Thursday, May 28, 2009

Continuing correspondence ...

This post has been bumped, as the exchange has continued.
Piers Paul Read and I have resumed our email correspondence concerning his new novel, The Death of a Pope. (The initial exchange is here. And here is the website for the book.) Feel free to comment.

My last question was this:
FW: I have sometimes made the point in lectures that there is a creative dimension to reading: The reader must exercise his own imagination in order to realize what the author has written.
We seem to have imagined Monsignor Perez somewhat differently - or did I discern a sympathy that you may have been unaware of consciously? At any rate, I imagined Perez as a sad and somewhat lost soul, who at least has enough of a moral sense ... to have his confession heard by priest he knows is not a temporizer.
I even sensed a certain sad, lost quality to Doornik. I suppose what I am wondering is this: Do these characters affect the reader more sympathetically than you perhaps intended?
Uriarte, on the other hand, is definitely Luciferian as you say, which is what makes him such a compelling figure. Were your book to be made into a film, what a great role Uriarte would provide some actor (Benicio del Toro perhaps - he's already played Che Guevara, a far less interesting figure than Uriarte).
We are the same age, so both of us remember when there was no "traditionalist" branch of the Church. That "branch" was the Church. The Death of a Pope portrays a Catholic Church that is not only at odds with the world, but also with itself in some sense. If this is a correct perception about the book, it would also seem to follow that the book is reminding us that forces are at work on behalf of the Church far greater than any individual, whether Pope or parishioner, can ever muster. Is this correct and if so, could you elaborate?
Here is Piers's reply:
PPR: An author is always delighted if a reader takes a different view of his characters than he does himself because it suggests that he has given some sort of autonomous life to his characters. (It is the same when, in the course of writing a novel, the characters take off and do something that he had not intended.) Having said that, I would not disagree with what you say about Perez and Doornik. Both are Catholics who have dedicated their lives to the service of the Church but neither, I would suggest, are sufficiently aware of the subtlety and cunning of the Devil. This is where the sin of pride comes into play. Like Uriarte, but to a lesser degree, they feel they are called by God to do good, but must do something wrong to get into a position where they can do that good. The end justifies the means.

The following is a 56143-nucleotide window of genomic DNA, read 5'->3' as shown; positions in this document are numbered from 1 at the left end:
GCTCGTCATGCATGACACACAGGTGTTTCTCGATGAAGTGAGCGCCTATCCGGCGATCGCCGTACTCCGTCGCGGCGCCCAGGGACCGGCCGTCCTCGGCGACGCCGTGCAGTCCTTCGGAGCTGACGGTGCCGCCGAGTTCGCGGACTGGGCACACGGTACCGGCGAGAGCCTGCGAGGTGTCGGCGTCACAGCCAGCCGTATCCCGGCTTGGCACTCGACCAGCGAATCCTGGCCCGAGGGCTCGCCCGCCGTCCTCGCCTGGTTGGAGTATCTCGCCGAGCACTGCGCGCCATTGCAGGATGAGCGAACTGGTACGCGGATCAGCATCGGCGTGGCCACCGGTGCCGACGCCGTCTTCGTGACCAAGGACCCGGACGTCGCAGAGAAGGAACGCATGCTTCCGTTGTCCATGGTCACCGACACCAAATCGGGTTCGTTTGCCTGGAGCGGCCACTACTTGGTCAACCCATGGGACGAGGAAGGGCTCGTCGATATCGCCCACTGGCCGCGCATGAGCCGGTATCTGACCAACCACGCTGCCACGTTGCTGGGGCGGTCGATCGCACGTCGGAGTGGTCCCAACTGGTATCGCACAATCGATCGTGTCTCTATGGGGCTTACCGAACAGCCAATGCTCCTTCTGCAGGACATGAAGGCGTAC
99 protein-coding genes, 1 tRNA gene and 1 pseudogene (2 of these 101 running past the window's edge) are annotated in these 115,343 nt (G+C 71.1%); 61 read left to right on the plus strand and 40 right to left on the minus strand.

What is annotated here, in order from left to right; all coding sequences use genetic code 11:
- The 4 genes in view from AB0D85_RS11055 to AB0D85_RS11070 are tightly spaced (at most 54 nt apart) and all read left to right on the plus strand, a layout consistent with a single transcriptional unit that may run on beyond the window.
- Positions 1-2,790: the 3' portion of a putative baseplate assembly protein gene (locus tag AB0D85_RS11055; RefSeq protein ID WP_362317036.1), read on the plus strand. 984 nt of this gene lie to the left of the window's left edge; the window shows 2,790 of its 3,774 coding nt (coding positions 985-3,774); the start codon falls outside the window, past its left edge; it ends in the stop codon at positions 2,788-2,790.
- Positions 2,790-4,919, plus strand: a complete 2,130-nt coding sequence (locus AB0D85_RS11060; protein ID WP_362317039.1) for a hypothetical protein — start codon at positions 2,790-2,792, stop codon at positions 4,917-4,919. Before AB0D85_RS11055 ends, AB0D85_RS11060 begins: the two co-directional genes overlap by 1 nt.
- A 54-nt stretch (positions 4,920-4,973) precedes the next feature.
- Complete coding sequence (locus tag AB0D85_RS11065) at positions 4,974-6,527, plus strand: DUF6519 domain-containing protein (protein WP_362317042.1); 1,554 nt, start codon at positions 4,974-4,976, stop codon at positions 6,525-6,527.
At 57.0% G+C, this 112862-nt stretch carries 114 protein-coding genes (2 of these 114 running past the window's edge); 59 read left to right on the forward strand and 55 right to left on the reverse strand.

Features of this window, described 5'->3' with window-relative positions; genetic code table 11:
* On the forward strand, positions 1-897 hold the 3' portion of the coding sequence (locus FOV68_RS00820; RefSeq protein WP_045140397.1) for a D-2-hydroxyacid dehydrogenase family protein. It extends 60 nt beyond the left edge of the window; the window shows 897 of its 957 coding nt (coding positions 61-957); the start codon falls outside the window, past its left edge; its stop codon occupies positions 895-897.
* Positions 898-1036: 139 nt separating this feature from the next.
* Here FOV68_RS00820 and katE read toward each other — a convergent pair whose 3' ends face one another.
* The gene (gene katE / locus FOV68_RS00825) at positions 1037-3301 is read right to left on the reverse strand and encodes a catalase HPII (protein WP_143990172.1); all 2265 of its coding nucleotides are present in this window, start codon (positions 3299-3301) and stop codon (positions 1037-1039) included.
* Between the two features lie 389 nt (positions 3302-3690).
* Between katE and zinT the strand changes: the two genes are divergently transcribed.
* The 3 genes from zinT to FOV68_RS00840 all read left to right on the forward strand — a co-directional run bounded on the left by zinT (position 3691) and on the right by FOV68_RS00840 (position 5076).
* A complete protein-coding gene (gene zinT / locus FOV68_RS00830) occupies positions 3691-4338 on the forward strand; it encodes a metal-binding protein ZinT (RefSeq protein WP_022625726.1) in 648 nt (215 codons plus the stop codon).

You are certainly right that the Church is greater than the sum of its parts and that there can be no question but that it will survive until `the end of time’. But it has gone through many crises – on thinks of the Arian heresy, for example. It is true that when we were young we were unaware of divisions within the Church but it was perhaps a lull both after and before two different storms – the Modernist crisis in the 19th century and what one might call the neo-Modernist crisis that followed Vatican II. It has led to much anguish and some loss of faith but, as you say, God does not abandon his bride. And, I would suggest, he does not abandon the successors of Peter: because while there are been Popes who are depraved, corrupt, worldly, cruel – there has never been a Pope so far as I know who has used his teaching authority to degrade doctrine. Pope Sergius III, perhaps the most depraved of all the Popes, authorized the foundation of the monastery at Cluny; and Pope Alexander VI, though he did not implement it, drew up a program for the reform of the Church. Both knew right from wrong.
FW: This brings to mind, for some reason, what Sister Elizabeth says to Father Luke at the conclusion of the retreat he gives the nuns: "It has been most instructive for our younger sisters to hear a voice from the past." Now, if there is any institution for which the past, in Faulkner's phrase "isn't even past," it's the Roman Catholic Church. But Sister Elizabeth seems typical of many in today's church is not seeming to understand that tradition is, as Chesterton put it, "a democracy of the dead," extending the franchise to our ancestors. Might one problem of people like Uriarte be that they are imprisoned in the present? Might the Devil be the supreme temporizer? Of course, many people, coming up this exchange, will think us strange for evil talking as we are about the Devil.
PPR: Didn't T.S. Eliot talk about temporal provincialism, and Chesterton say that one of the advantages of being a Catholic was that it saved one from being a child of one's time? Of course the Church talks about reading the signs of the times, and that is what many of the Liberationists thought they were doing. But their discernment, in my view, was wrong: and many people suffered as a result - both physically and spiritually.

2 comments:

  1. Luciferan villains are the best - it seems a potent myth to have the figure of all evil have once been the 'best & the brightest', the closest to God. There seems more scope for corruption in such characters than in the middling lukewarmers. It also suggests that, in some sense, proximity to God is itself a temptation, a danger.

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  2. Alas, I confess an unfamiliarity with Piers Paul Read's fiction, and I only vaguely connected his name with the nonfiction account of the doomed flight over the Andes, so--as someone interested in broadening my reading experiences and always willing to defer to your judgment--tell me, please, which book(s) you recommend to someone (me) as the initiation into Read's works.

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